Alexvale Furniture v. Alexander & Alexander, 93 N.C. App. 478, 481, 385 S.E.2d 796, 798, disc. review denied, 325 N.C. 228, 381 S.E.2d 783 (1989). Furthermore,
        to raise a legal issue on appeal as to the validity of a finding of fact or conclusion of law, in addition to excepting to it it is also necessary to state by an assignment of error why the finding or conclusion is claimed to be erroneous.

Id. at 482, 385 S.E.2d at 798 (emphasis added). State Farm advocates this standard of review because defendants' assignments of error are “broadside assignment[s], since [they do] not state any specific basis for the alleged error as Rule 10, N.C. Rules of Appellate Procedure requires[.]” Pamlico Properties IV v. SEG Anstalt Co., 89 N.C. App. 323, 325, 365 S.E.2d 686, 687 (1988).   (See footnote 1)  In their first assignment of error, defendants argue only that “[t]he trial court erred by granting judgment in favor of the plaintiff and denying summary judgment in favor of the defendant.” In their second assignment of error, defendants argue “[t]he State Farm driver exclusion endorsement does not preclude extending liability coverage to David Foley for the bodily injury claim ofPatricia Foley.”
     We must first determine which state's law to apply when interpreting the policy. State Farm maintains Maryland substantive law applies to the interpretation and application of both the policy and the endorsement. We agree. “[T]he general rule is that an automobile insurance contract should be interpreted and the rights and liabilities of the parties thereto determined in accordance with the laws of the state where the contract was entered even if the liability of the insured arose out of an accident in North Carolina.” Fortune Ins. Co. v. Owens, 351 N.C. 424, 428, 526 S.E.2d 463, 465-66 (2000); see also Roomy v. Insurance Co., 256 N.C. 318, 322, 123 S.E.2d 817, 820 (1962). “Under North Carolina law, the substantive law of the state where the last act to make a contract occurs governs all aspects of the contract.” Tolaram Fibers, Inc. v. Tandy Corp., 92 N.C. App. 713, 717, 375 S.E.2d 673, 675, disc. review denied, 324 N.C. 436, 379 S.E.2d 249 (1989). The State Farm policy was executed, delivered and renewed in Maryland, where the Foleys resided.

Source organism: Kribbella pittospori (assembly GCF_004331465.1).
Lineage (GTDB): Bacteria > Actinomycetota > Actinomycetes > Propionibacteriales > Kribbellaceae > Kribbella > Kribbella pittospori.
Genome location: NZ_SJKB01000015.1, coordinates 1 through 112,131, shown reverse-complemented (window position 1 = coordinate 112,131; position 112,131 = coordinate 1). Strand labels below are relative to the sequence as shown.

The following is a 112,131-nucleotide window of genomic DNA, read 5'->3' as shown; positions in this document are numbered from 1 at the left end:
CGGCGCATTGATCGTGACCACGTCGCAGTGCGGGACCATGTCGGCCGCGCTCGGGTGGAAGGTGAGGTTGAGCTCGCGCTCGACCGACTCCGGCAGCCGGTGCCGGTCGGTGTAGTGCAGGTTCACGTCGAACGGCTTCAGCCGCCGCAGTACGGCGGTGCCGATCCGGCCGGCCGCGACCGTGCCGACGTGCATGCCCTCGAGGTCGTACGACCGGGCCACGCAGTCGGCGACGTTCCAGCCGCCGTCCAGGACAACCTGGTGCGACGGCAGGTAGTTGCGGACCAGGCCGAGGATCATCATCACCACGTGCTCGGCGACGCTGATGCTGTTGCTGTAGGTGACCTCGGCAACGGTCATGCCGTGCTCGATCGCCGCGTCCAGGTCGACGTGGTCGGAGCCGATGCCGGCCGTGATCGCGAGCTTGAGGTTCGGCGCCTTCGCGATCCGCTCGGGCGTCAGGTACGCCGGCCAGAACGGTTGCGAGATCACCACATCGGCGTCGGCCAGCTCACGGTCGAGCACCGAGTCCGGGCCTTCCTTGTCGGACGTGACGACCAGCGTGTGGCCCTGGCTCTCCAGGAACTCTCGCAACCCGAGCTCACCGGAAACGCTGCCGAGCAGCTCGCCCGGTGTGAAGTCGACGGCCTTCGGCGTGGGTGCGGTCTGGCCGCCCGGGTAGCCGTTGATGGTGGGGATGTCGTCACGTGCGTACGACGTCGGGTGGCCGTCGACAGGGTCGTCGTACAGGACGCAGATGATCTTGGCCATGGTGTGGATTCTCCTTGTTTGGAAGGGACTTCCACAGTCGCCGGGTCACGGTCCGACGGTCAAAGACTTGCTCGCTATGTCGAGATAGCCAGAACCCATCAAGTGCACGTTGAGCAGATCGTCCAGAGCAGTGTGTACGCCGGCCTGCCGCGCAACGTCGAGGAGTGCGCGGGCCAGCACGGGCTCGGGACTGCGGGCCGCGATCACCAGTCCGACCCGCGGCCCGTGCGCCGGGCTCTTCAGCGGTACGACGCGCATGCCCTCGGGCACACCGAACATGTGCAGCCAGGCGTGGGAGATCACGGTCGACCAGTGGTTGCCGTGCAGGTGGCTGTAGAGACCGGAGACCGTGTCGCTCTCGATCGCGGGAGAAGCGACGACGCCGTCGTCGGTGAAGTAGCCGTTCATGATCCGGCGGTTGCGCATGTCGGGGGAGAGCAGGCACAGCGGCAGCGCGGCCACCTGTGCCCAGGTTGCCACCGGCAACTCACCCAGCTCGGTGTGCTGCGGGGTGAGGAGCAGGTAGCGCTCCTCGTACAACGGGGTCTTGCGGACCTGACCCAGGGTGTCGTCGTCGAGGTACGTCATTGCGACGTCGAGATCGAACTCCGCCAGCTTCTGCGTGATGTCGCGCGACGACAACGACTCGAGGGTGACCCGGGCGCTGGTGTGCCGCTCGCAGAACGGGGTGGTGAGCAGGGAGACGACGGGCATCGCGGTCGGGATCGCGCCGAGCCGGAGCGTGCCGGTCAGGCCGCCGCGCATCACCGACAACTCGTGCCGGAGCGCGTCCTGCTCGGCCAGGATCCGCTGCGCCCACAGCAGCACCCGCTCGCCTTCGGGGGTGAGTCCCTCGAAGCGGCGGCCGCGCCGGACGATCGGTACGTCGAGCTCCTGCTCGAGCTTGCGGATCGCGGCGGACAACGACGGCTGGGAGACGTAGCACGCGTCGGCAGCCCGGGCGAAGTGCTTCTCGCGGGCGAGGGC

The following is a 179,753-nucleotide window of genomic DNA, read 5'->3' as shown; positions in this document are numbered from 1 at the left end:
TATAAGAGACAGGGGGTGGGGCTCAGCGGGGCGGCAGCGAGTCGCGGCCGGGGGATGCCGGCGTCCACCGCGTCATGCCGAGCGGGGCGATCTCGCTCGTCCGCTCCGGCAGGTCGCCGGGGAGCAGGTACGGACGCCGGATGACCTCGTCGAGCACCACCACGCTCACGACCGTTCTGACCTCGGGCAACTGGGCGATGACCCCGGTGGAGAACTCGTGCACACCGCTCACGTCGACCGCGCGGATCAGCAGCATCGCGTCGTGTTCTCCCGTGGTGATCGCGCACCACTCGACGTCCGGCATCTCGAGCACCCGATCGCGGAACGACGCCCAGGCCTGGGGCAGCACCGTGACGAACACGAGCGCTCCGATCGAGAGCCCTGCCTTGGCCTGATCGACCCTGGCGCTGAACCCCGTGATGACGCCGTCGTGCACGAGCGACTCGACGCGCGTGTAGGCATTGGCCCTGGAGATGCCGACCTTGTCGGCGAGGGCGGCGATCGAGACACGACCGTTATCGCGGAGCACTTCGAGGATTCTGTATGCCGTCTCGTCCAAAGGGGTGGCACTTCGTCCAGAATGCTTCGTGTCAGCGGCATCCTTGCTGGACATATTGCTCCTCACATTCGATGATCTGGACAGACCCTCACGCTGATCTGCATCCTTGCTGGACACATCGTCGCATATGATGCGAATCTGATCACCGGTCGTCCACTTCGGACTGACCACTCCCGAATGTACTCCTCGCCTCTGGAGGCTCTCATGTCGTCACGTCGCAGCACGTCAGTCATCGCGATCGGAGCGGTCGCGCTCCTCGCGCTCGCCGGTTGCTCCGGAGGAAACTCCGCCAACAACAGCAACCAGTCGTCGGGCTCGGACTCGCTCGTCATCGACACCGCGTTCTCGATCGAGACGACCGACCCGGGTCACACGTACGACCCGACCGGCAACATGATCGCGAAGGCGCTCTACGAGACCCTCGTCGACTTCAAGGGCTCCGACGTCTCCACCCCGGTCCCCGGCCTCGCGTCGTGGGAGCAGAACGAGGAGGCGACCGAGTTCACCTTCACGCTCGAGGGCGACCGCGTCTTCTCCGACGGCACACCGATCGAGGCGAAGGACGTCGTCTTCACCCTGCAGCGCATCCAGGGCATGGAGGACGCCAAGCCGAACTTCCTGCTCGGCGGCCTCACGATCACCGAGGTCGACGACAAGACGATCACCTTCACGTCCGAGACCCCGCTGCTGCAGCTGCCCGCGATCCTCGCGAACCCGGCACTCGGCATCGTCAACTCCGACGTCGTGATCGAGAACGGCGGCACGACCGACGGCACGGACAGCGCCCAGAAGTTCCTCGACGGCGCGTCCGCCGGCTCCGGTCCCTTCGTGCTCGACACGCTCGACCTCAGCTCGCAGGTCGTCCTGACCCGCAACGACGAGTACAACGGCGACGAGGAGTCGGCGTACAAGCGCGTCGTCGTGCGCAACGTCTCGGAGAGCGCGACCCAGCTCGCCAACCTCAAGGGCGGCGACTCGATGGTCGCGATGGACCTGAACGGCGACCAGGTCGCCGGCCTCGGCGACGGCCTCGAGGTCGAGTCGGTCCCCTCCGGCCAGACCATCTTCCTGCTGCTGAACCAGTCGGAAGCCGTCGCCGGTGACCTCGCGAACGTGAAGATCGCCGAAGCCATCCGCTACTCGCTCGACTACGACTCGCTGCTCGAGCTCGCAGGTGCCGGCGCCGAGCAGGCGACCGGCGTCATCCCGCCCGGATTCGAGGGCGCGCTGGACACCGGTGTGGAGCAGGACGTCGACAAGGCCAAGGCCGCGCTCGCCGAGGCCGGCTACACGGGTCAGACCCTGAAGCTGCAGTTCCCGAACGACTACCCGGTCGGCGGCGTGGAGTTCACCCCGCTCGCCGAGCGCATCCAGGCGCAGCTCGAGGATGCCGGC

Although our Supreme Court has recognized an exception to the general rule (allowing the insurance contract to be interpreted under North Carolina law even when it is made elsewhere) where a close connection exists between North Carolina and the interests insured by an insurance policy, see Johns v. Automobile Club Ins. Co., 118 N.C. App. 424, 427, 455 S.E.2d 466, 468, disc. review denied, 340 N.C. 568, 460 S.E.2d 318 (1995), the exception does not apply in this case. In the case sub judice, the insurance policywas executed and delivered in Maryland, and the parties intended to be obligated by the Maryland policy. The Foleys were residents of Maryland and were merely visiting North Carolina at the time the accident occurred. The insured vehicle Mr. Foley was driving at the time of the accident bore a Maryland license plate. Because “[t]here are no significant contacts with North Carolina in this insurance contract action other than the fact that the injuries occurred in North Carolina[,]” Johns, 118 N.C. App. at 427, 455 S.E.2d at 468, we conclude Maryland law governs the interpretation and application of both the policy and the endorsement. See id.; and Fortune Ins. Co., 351 N.C. 424, 526 S.E.2d 463.